Ms Miller said she is not necessarily interested in the conclusion of the work investigators are doing on the crash, especially if it means finding out about her brother’s remains.
“Based on the islanders on the scene, a lot of people saw when they brought parts and stuff up from water, and it wasn’t the whole bodies,” she said. “A lot of people saw when they were putting whatever they found in the body bags. They weren’t whole bodies. Everything was basically cut up. What we were told is they found legs, hands, torsos, heads. Up to this day, they can’t tell us if any parts were of my brother.”
“Everyone deals with this stuff differently,” she said. “Me personally, I wouldn’t care if they say they couldn’t find anything from him. It’ll have me move on a little easy and better because at least I wouldn’t have to see a leg or torso or head of him because whatever remains, we still would have to deal with it in terms of cremation. That they don’t find them, I’d feel good in a way.”
Weeks before he died, Clarke attended a family reunion, an experience Ms Miller cited as her happiest memory of him. In a rare move, Clarke, who didn’t drink alcohol, consumed a Kalik radler, but only after putting the drink in a tea cup to disguise it. Despite his efforts, his eyes turned red, amusing his family who had come together to emphasise their unity outside the confines of a funeral. Clarke was a symbol of sobriety, Ms Miller said, and he had spent most of his life abstaining from partying, drinking, drugs and other excesses.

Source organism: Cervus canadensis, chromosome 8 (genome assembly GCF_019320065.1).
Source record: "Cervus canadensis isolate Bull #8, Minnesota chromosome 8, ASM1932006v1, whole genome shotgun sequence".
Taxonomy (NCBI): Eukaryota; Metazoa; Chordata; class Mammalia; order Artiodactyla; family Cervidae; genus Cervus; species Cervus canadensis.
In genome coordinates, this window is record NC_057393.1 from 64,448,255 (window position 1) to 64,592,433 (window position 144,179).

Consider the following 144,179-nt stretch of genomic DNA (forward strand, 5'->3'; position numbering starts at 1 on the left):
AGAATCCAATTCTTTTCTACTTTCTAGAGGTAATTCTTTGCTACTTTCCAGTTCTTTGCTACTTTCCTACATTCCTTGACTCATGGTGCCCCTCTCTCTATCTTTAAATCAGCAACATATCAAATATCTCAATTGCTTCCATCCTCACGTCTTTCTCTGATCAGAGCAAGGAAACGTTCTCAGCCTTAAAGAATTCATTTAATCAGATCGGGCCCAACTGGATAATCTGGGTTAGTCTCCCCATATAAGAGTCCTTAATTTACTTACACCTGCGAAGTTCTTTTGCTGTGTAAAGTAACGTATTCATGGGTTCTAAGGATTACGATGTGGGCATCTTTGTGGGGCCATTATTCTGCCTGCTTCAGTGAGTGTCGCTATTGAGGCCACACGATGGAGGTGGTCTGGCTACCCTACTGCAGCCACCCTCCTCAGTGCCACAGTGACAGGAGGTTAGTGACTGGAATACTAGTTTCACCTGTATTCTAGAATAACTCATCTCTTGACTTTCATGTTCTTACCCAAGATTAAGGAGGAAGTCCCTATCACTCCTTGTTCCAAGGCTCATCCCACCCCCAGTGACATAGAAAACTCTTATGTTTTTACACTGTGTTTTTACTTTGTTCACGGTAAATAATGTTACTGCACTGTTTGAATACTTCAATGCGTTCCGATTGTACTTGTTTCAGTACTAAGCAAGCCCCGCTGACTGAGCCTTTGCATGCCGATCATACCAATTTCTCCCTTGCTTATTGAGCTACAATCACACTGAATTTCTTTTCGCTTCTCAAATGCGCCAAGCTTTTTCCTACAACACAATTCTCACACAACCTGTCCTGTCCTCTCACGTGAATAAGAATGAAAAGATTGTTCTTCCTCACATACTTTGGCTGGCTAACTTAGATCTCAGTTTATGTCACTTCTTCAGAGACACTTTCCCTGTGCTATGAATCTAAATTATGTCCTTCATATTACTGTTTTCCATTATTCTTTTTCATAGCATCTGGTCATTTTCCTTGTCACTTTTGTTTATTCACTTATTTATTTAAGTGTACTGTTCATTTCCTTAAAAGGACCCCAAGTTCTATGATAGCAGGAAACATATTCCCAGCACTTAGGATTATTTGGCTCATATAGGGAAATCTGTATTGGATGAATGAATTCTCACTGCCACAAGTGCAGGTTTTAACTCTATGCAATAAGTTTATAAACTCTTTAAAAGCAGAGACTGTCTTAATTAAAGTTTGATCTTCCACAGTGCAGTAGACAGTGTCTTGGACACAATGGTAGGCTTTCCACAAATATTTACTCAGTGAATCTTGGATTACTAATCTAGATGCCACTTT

Even before his brother Rian died, Clarke played a key role taking care of his four children, Ms Miller said. He never had children himself, Ms Miller said. “My brother that passed previously, his kids, the day before the flight coming back from Andros, I spoke to him, he would make sure buy school stuff and stuff for lunch. He called and told me he’d bring some supplies on his way up.”
Ms Miller said Clarke was the key caretaker for the children.